# The number of isomorphisms from $\mathbb{Z}_{12}$ to itself is 4.

In a problem I am working on, I am asked to find the number of isomorphisms from $\mathbb{Z}_{12}$ to itself using the fact that if $x$ generates a group $G$ and $\phi$ is an isomorphism from $G$ to itself, then $\langle \phi(x) \rangle=G$.

I know that $1,5,7,$ and $11$ generate $G$ individually. So I am guessing that either I have to count the number of bijections on a 4 element set or, since $\langle \phi(1) \rangle=G$ and $\phi(k)=\phi(1)^{k\ mod 12}$, count the number of possible ways to map 1 to the set containing $1,5,7,$ and $11$.

My initial thought is that since $\phi(1)$ completely determines this whole space we just need to count the number of possible mappings for $1$. If $\phi$, for example, assigns 1 to 5 and 11 to 7, then $\phi$ need not be well defined, right?

• Look at the map that sends $1 \mapsto 5$. Can you tell where it sends every other element? Since $5$ generates the target group, you're good... Commented Aug 3, 2016 at 0:14
• Your work looks good, and the answers below should help you complete the question. A more general fact worth knowing is that $\mathrm{Aut}(\mathbb{Z}/n\mathbb{Z}) \cong (\mathbb{Z}/n\mathbb{Z})^{\times}$. You can prove this by generalizing the analysis in your post to explicitly write down the isomorphism. Commented Aug 3, 2016 at 0:41

Hint - glue together some things you know:

• You're right that $\phi(1)$ determines all the rest of $\phi$.

• You seem to know the possible values for $\phi(1)$.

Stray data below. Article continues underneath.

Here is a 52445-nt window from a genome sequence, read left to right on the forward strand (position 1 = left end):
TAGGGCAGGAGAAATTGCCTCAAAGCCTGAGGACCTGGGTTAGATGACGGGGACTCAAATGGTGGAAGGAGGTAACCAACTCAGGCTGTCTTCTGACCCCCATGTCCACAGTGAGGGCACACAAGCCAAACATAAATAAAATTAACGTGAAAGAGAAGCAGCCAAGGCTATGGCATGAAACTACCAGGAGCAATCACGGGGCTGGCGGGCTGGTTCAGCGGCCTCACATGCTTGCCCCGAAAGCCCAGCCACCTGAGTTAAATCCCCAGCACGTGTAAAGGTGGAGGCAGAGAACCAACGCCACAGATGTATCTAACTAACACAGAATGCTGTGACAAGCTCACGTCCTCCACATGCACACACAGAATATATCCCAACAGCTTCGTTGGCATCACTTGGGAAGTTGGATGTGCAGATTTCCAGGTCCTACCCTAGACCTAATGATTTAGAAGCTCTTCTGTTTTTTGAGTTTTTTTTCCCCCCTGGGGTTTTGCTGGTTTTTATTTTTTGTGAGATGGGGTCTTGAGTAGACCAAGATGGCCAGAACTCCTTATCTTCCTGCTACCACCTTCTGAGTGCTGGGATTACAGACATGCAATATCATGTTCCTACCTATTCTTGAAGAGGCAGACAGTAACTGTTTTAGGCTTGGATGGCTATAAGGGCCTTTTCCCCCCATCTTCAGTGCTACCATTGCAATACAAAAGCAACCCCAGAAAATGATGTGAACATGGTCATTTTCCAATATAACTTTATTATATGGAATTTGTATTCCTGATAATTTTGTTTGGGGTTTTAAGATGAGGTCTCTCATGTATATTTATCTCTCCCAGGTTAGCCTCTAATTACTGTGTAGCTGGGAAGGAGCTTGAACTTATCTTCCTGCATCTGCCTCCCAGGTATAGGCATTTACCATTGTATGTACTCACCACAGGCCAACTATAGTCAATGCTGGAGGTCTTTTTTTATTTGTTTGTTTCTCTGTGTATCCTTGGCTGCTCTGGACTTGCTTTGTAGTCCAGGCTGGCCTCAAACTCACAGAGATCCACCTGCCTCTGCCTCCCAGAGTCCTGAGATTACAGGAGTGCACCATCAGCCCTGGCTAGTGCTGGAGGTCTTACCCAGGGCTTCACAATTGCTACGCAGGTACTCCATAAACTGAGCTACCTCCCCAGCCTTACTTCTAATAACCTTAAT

• Okay, yes I think I was almost there. Since $\phi(1)$ determines the rest of $\phi$, there is only one way to map $1$ to another generator of $\mathbb{Z}_{12}$. Thus, for each possible choice of $\phi(1)$, there is exactly one possible $\phi$. Commented Aug 3, 2016 at 0:36

It might be easier to break the problem down into two simpler problems: $$\mathbb{Z}/12\mathbb{Z} \approx \mathbb{Z}/3\mathbb{Z} \times \mathbb{Z}/4\mathbb{Z}.$$ Hence, determining the separate automorphisms of $\mathbb{Z}/3\mathbb{Z}$ and $\mathbb{Z}/4\mathbb{Z}$ allows one to glue them together to find the automorphisms of $\mathbb{Z}/12\mathbb{Z}$. For $\mathbb{Z}/3\mathbb{Z}$, one can see that the possibilities are $\varphi(1) = 1$ and $\varphi(1) = 2$. For $\mathbb{Z}/4\mathbb{Z}$, the possibilites are $\varphi(1) = 1$ and $\varphi(1) = 3$. Since there are two automorphisms for each of $\mathbb{Z}/3\mathbb{Z}$ and $\mathbb{Z}/4\mathbb{Z}$, these can be glued together to get four automorphisms of $\mathbb{Z}/12\mathbb{Z}$.

Suppose $\phi$ is an automorphism of the required group. Then we may go through the possible values of $\phi(1)$ and see what happens.

In particular, if you do this and use the assumption that $\phi$ is an isomorphism then you'll see that if $\phi(1)\not\in\{1,5,7,11\}$ then we reach a contradiction: In such a case $\phi$ will not be an isomorphism. For example, if $\phi(1)=2$ then $6\phi(1)=0$, contradicting the facts that the order of the group is $12$ and, if $\phi$ is an isomorphism, then $\langle \phi(1)\rangle=\mathbb{Z}_{12}$.

On the other hand, we can explicitly define automorphisms with $\phi(1)\in\{1,5,7,11\}$ and, furthermore, we can prove that the isomorphism we've defined with, say, $1\mapsto1$ is the only one possible.

Since this exhausts all possibilities, we are done: These four automorphisms are the only ones possible.

An automorphism is defined by the image of $1$, and it has to map $1$ onto a generator of the group. It is known the generators of $\mathbf Z/n\mathbf Z$ are the (congruences classes of) natural numbers between $0$ and $n$ which are coprime to $n$. There are $\varphi(n)$ (the totient function) of them.

Now $\varphi(12)=\varphi(3)\varphi(4)=2\cdot 2$. Explicitly: $$\{1,5, 7,11\}.$$